Alice In Wonderland A Social Satire

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Lewis Carroll’s Alice’s Adventures in Wonderland is well-known and well-loved for its nonsensical plot, setting, and cast of characters. While the plot seems to meander and does not move towards a single resolution – instead being a series of encounters between the titular Alice and Wonderland’s bizarre inhabitants – there is a reoccurring conflict between Alice and her more structured Victorian background and the inhabitants of Wonderland with their bizarre behaviors and their complete disregard of Victorian social norms. However, while the inhabitants of Wonderland ignore social customs and rules polite behavior, they are not ignorant of them. Rather, they appear to both be aware of the social customs which Alice attempts to enforce and also have their own set of social customs that are rendered incomprehensible to Alice and the reader due to their differences from social customs that Alice and the reader are familiar with. In the seventh chapter of Alice’s Adventures in Wonderland, appropriately titled “A Mad Tea Party,” Alice encounters a seemingly familiar situation, a tea party, which subverts her expectations of proper social conduct at a tea party through the integration of Wonderland’s disregard of Victorian social etiquette via the…show more content…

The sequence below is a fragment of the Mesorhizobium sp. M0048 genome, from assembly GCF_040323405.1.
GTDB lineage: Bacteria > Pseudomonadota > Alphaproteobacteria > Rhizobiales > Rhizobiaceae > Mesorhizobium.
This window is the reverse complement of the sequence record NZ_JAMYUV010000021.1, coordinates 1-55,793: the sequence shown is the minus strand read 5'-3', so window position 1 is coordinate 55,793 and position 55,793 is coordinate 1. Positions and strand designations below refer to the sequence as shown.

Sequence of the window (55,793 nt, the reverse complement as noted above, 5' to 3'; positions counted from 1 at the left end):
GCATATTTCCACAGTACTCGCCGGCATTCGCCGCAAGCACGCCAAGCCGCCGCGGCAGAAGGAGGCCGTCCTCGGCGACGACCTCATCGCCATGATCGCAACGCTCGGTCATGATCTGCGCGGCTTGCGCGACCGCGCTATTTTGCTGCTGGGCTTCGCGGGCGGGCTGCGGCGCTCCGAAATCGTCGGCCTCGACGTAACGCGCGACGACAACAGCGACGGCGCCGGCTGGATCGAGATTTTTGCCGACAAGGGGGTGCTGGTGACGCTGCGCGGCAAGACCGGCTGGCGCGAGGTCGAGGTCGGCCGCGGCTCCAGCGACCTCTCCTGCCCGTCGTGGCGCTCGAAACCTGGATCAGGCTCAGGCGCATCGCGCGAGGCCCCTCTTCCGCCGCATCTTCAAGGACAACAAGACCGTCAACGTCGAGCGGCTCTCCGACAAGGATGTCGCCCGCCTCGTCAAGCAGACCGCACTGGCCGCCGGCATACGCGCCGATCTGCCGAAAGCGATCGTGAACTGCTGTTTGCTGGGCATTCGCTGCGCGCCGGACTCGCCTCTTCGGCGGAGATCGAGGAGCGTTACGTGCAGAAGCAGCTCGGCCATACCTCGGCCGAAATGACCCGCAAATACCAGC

The Mad Hatter’s first remark in the encounter was a comment on Alice’s personal appearance – “Your hair wants cutting” – which Alice “with some severity” decries as “rude.” While the Hatter exhibits some reaction to her comment his reaction is described as his eyes “open[ing] his eyes very wide,” which is an action associated with the emotion of surprise. This may be an indication that the Mad Hatter did not perceive his own actions as rude and was instead normal behavior as determined by the society of

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